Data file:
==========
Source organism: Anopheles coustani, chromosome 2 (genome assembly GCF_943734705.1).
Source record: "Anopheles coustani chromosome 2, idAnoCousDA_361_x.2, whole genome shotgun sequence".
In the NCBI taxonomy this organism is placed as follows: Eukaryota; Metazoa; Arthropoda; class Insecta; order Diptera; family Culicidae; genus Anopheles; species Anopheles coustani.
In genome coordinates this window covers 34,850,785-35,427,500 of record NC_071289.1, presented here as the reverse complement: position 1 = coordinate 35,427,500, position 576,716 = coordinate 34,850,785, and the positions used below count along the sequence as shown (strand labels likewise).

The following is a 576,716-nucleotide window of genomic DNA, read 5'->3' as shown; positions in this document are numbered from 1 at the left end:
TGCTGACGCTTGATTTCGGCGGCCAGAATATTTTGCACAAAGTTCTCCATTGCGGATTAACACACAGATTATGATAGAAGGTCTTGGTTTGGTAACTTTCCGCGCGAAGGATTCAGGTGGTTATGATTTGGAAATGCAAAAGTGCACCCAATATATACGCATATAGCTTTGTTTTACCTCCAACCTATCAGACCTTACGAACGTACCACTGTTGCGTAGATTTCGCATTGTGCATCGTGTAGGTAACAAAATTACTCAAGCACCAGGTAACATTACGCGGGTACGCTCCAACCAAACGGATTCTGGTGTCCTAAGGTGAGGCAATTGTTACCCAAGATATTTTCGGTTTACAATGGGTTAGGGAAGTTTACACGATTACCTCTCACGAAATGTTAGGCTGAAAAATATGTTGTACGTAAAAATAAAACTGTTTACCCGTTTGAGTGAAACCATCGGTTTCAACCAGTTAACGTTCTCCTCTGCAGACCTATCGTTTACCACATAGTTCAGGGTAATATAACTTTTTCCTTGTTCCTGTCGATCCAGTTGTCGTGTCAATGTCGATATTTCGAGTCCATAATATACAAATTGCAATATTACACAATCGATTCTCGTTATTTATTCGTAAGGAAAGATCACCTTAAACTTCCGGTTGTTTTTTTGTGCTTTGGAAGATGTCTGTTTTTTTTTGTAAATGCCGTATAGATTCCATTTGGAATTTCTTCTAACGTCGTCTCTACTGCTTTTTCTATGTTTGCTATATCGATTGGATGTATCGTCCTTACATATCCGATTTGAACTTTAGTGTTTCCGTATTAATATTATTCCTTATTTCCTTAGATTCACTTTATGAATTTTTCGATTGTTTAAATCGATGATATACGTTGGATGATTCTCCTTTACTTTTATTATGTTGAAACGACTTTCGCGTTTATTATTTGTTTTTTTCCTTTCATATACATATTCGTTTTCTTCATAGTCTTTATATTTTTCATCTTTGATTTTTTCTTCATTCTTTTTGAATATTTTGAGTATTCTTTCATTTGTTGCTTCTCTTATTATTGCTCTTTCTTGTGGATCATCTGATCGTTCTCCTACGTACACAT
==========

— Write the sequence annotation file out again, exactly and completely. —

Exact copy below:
Source organism: Anopheles coustani, chromosome 2 (genome assembly GCF_943734705.1).
Source record: "Anopheles coustani chromosome 2, idAnoCousDA_361_x.2, whole genome shotgun sequence".
In the NCBI taxonomy this organism is placed as follows: Eukaryota; Metazoa; Arthropoda; class Insecta; order Diptera; family Culicidae; genus Anopheles; species Anopheles coustani.
In genome coordinates this window covers 34,850,785-35,427,500 of record NC_071289.1, presented here as the reverse complement: position 1 = coordinate 35,427,500, position 576,716 = coordinate 34,850,785, and the positions used below count along the sequence as shown (strand labels likewise).

The following is a 576,716-nucleotide window of genomic DNA, read 5'->3' as shown; positions in this document are numbered from 1 at the left end:
TGCTGACGCTTGATTTCGGCGGCCAGAATATTTTGCACAAAGTTCTCCATTGCGGATTAACACACAGATTATGATAGAAGGTCTTGGTTTGGTAACTTTCCGCGCGAAGGATTCAGGTGGTTATGATTTGGAAATGCAAAAGTGCACCCAATATATACGCATATAGCTTTGTTTTACCTCCAACCTATCAGACCTTACGAACGTACCACTGTTGCGTAGATTTCGCATTGTGCATCGTGTAGGTAACAAAATTACTCAAGCACCAGGTAACATTACGCGGGTACGCTCCAACCAAACGGATTCTGGTGTCCTAAGGTGAGGCAATTGTTACCCAAGATATTTTCGGTTTACAATGGGTTAGGGAAGTTTACACGATTACCTCTCACGAAATGTTAGGCTGAAAAATATGTTGTACGTAAAAATAAAACTGTTTACCCGTTTGAGTGAAACCATCGGTTTCAACCAGTTAACGTTCTCCTCTGCAGACCTATCGTTTACCACATAGTTCAGGGTAATATAACTTTTTCCTTGTTCCTGTCGATCCAGTTGTCGTGTCAATGTCGATATTTCGAGTCCATAATATACAAATTGCAATATTACACAATCGATTCTCGTTATTTATTCGTAAGGAAAGATCACCTTAAACTTCCGGTTGTTTTTTTGTGCTTTGGAAGATGTCTGTTTTTTTTTGTAAATGCCGTATAGATTCCATTTGGAATTTCTTCTAACGTCGTCTCTACTGCTTTTTCTATGTTTGCTATATCGATTGGATGTATCGTCCTTACATATCCGATTTGAACTTTAGTGTTTCCGTATTAATATTATTCCTTATTTCCTTAGATTCACTTTATGAATTTTTCGATTGTTTAAATCGATGATATACGTTGGATGATTCTCCTTTACTTTTATTATGTTGAAACGACTTTCGCGTTTATTATTTGTTTTTTTCCTTTCATATACATATTCGTTTTCTTCATAGTCTTTATATTTTTCATCTTTGATTTTTTCTTCATTCTTTTTGAATATTTTGAGTATTCTTTCATTTGTTGCTTCTCTTATTATTGCTCTTTCTTGTGGATCATCTGATCGTTCTCCTACGTACACAT